Whenever a task is being performed with two feet on the ground, the torque that is created by forward bending and twisting with ie vacuuming is distributed somewhere in between and this is classically in the lower spine. Unfortunately, forward bending with twisting is the most vulnerable position for the lower back. The discs that serve as a cushion and spacer between the vertebrae and the ligaments that attach the bones together cannot handle the body weight. Subsequently, nerves that surround all of these tissues become loaded and if it is for too long a period of time or the compression is significant, the nerves relay the message of pain to the brain.
This motion pattern is a recurring theme thru most everyone’s life and a classic origin to mechanical lower back pain that is prevalent in adults. We tend to be in a hurry with life’s activities and thus proactive posturing and mechanics are left on the side lines.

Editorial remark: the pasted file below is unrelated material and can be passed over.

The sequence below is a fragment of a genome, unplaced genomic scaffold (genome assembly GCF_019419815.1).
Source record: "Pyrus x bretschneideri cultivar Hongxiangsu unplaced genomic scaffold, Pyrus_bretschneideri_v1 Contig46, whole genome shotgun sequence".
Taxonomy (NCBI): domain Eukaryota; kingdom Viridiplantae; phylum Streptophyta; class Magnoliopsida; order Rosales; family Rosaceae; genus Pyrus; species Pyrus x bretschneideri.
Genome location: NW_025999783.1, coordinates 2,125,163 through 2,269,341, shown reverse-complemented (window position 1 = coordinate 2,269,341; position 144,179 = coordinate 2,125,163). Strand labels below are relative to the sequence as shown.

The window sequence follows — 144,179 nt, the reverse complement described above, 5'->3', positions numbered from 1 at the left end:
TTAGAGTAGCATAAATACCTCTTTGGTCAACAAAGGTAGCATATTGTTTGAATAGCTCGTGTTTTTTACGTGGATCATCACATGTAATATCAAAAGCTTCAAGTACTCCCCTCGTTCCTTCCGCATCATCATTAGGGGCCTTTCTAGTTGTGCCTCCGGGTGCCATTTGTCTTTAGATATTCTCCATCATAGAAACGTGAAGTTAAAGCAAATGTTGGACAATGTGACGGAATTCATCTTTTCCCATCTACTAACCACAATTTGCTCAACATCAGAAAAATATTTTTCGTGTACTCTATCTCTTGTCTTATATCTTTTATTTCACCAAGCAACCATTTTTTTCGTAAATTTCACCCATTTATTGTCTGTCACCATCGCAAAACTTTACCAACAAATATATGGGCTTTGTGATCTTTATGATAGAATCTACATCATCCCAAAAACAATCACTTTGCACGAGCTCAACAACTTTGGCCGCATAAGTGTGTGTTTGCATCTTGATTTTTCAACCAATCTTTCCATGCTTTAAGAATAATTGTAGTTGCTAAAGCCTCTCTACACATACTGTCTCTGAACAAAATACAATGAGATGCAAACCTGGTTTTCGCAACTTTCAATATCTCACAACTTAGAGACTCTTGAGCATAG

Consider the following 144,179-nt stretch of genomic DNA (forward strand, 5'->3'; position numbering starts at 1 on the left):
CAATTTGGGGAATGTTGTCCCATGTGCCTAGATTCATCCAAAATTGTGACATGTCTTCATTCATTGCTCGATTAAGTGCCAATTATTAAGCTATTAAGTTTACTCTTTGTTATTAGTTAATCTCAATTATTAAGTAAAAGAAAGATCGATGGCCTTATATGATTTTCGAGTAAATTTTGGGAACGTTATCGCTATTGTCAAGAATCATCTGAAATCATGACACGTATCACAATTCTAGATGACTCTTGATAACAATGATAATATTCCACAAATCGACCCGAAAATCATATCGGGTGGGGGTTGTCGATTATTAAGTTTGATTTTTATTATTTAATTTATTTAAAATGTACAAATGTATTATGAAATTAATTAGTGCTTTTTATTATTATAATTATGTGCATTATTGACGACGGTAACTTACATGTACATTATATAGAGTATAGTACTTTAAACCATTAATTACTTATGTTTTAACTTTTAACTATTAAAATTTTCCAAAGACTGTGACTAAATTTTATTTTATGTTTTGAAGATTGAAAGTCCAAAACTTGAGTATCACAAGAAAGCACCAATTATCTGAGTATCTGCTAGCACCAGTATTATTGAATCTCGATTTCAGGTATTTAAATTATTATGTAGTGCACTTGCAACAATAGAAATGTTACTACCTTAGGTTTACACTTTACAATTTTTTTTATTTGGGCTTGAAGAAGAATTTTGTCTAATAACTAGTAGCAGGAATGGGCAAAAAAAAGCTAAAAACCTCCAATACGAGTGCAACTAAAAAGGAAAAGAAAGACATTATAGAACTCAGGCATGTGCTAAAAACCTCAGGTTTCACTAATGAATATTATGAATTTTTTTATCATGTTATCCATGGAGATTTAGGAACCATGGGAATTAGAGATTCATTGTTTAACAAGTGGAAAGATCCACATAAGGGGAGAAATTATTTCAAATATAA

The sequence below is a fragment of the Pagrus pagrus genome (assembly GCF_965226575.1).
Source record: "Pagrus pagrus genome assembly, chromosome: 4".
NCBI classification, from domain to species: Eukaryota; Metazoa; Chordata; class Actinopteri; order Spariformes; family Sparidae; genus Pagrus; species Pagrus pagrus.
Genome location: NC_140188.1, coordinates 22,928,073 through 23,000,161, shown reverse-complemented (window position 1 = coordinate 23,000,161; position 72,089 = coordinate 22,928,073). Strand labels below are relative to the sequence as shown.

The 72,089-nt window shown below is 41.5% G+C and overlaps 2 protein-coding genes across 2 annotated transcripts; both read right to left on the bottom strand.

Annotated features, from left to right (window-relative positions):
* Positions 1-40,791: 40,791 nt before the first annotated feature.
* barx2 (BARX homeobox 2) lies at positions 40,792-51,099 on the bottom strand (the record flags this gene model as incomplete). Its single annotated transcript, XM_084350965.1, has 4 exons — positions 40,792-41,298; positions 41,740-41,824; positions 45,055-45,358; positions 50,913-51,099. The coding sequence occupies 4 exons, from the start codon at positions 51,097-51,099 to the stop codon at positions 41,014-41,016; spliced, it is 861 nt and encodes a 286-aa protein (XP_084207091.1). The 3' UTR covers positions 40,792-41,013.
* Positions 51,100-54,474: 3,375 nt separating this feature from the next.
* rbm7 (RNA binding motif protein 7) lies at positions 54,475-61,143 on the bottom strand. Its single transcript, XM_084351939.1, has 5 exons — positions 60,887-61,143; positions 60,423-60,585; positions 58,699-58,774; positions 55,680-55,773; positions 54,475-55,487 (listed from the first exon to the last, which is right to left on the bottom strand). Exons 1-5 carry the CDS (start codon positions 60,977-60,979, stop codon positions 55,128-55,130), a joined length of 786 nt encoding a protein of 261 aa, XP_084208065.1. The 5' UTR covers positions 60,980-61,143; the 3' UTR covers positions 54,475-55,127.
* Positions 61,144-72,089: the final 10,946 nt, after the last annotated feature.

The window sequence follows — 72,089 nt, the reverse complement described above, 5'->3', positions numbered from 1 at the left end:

Tips for Resolving Back Pain from Vacuuming
- Whenever the vacuum is moving, the operator needs to be on 1 foot.
- This shifts the torque from the spine to the sturdy ball and socket joint of the hip. Some of the bodies largest and strongest muscles create movement about the hip joint
- As well, maintain a bit of a bend thru both the hip and knee joints, this will help disperse loads away from the spine.
- Before starting remove as much clutter from the room to ensure that while actually vacuuming the amount of twisting and forward bending is minimized.
- Again, when picking things off of the floor do via balancing on one leg, similar to what you see a golfer do as they pick their ball out of the cup. Use a nearby ie chair for balance.
- Stretch before and after
- Sit in a chair, slowly forward bend thru the waist, fingers heading toward the floor until a mild stretch (no pain) is appreciated. Hold for 10-30 seconds, repeat as desired.
- Get the kids/spouse to do it
- Good luck with that!